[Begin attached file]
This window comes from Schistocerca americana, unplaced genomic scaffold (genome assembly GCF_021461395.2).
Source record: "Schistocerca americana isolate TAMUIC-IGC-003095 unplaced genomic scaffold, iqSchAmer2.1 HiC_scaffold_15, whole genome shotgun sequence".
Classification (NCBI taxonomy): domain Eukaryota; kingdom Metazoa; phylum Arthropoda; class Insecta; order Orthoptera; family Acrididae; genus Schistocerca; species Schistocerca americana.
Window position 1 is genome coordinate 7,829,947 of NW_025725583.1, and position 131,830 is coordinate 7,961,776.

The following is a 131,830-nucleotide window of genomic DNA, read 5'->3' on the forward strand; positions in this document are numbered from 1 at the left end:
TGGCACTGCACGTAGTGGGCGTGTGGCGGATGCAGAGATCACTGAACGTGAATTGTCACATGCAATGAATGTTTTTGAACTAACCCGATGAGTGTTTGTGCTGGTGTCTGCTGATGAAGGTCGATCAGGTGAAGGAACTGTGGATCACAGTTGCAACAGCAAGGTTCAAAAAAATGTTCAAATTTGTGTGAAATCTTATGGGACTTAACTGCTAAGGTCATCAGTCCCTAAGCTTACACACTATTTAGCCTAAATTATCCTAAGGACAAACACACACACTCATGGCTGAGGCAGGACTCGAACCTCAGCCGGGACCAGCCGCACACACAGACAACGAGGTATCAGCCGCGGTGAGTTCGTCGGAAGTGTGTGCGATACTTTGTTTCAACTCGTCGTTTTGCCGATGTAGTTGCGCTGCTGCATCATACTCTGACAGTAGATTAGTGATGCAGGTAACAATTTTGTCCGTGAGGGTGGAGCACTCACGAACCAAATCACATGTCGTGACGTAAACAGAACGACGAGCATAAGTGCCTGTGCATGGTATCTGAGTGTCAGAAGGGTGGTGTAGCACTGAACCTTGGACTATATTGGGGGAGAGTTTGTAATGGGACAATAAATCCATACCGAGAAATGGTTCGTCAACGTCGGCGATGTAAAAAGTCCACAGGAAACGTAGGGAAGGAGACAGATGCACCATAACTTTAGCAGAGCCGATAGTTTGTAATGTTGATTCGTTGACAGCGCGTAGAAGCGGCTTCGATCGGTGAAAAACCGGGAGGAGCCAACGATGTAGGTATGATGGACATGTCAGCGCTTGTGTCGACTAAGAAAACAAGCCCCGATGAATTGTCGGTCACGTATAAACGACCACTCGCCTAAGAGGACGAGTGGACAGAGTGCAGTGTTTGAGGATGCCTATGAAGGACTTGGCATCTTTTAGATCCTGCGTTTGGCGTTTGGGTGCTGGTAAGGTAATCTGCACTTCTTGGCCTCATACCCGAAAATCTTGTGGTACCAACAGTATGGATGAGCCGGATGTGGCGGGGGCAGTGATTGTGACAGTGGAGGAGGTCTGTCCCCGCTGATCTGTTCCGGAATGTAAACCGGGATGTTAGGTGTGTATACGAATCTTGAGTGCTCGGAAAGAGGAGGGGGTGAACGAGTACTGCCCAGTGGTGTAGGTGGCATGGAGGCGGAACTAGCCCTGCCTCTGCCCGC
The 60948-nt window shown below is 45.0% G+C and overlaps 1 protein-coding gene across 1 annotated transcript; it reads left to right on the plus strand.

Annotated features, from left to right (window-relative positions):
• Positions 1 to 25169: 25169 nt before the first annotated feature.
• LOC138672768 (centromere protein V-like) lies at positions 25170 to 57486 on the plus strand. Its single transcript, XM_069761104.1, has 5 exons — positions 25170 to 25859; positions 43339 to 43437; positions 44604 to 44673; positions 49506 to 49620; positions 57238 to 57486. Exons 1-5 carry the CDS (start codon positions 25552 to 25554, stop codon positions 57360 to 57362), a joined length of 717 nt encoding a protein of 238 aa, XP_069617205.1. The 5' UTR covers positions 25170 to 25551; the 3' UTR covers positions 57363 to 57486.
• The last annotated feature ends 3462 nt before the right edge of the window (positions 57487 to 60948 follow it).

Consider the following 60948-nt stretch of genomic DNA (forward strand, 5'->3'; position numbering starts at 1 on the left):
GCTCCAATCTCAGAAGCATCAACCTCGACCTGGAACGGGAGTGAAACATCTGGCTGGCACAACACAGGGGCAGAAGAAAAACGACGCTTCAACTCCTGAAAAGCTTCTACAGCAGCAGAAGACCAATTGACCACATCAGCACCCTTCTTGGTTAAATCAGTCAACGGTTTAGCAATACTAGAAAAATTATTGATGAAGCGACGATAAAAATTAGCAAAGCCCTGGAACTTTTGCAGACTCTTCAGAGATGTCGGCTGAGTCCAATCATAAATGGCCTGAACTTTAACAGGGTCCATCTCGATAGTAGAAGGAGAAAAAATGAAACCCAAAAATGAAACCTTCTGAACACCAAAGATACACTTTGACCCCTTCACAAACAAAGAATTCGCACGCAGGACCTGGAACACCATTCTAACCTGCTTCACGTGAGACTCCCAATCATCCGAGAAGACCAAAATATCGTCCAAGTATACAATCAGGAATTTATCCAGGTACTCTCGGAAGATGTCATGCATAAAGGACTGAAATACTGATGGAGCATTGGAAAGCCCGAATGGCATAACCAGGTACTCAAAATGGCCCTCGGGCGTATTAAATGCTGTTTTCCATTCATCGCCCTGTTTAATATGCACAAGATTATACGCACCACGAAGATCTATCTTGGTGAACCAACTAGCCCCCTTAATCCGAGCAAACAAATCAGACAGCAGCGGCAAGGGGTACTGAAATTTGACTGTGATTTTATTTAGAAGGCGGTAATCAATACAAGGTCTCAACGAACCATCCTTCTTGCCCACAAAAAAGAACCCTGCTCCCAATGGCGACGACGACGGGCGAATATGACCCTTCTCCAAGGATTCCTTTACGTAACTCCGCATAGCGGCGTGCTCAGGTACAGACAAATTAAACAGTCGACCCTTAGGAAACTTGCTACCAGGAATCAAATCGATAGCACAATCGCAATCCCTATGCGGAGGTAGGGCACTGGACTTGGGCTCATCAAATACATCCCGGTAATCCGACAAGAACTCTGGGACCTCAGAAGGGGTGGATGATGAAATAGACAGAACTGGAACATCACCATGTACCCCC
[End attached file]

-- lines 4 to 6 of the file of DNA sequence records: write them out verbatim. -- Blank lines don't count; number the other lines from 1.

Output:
Window position 1 is genome coordinate 7,829,947 of NW_025725583.1, and position 131,830 is coordinate 7,961,776.

The following is a 131,830-nucleotide window of genomic DNA, read 5'->3' on the forward strand; positions in this document are numbered from 1 at the left end:
TGGCACTGCACGTAGTGGGCGTGTGGCGGATGCAGAGATCACTGAACGTGAATTGTCACATGCAATGAATGTTTTTGAACTAACCCGATGAGTGTTTGTGCTGGTGTCTGCTGATGAAGGTCGATCAGGTGAAGGAACTGTGGATCACAGTTGCAACAGCAAGGTTCAAAAAAATGTTCAAATTTGTGTGAAATCTTATGGGACTTAACTGCTAAGGTCATCAGTCCCTAAGCTTACACACTATTTAGCCTAAATTATCCTAAGGACAAACACACACACTCATGGCTGAGGCAGGACTCGAACCTCAGCCGGGACCAGCCGCACACACAGACAACGAGGTATCAGCCGCGGTGAGTTCGTCGGAAGTGTGTGCGATACTTTGTTTCAACTCGTCGTTTTGCCGATGTAGTTGCGCTGCTGCATCATACTCTGACAGTAGATTAGTGATGCAGGTAACAATTTTGTCCGTGAGGGTGGAGCACTCACGAACCAAATCACATGTCGTGACGTAAACAGAACGACGAGCATAAGTGCCTGTGCATGGTATCTGAGTGTCAGAAGGGTGGTGTAGCACTGAACCTTGGACTATATTGGGGGAGAGTTTGTAATGGGACAATAAATCCATACCGAGAAATGGTTCGTCAACGTCGGCGATGTAAAAAGTCCACAGGAAACGTAGGGAAGGAGACAGATGCACCATAACTTTAGCAGAGCCGATAGTTTGTAATGTTGATTCGTTGACAGCGCGTAGAAGCGGCTTCGATCGGTGAAAAACCGGGAGGAGCCAACGATGTAGGTATGATGGACATGTCAGCGCTTGTGTCGACTAAGAAAACAAGCCCCGATGAATTGTCGGTCACGTATAAACGACCACTCGCCTAAGAGGACGAGTGGACAGAGTGCAGTGTTTGAGGATGCCTATGAAGGACTTGGCATCTTTTAGATCCTGCGTTTGGCGTTTGGGTGCTGGTAAGGTAATCTGCACTTCTTGGCCTCATACCCGAAAATCTTGTGGTACCAACAGTATGGATGAGCCGGATGTGGCGGGGGCAGTGATTGTGACAGTGGAGGAGGTCTGTCCCCGCTGATCTGTTCCGGAATGTAAACCGGGATGTTAGGTGTGTATACGAATCTTGAGTGCTCGGAAAGAGGAGGGGGTGAACGAGTACTGCCCAGTGGTGTAGGTGGCATGGAGGCGGAACTAGCCCTGCCTCTGCCCGC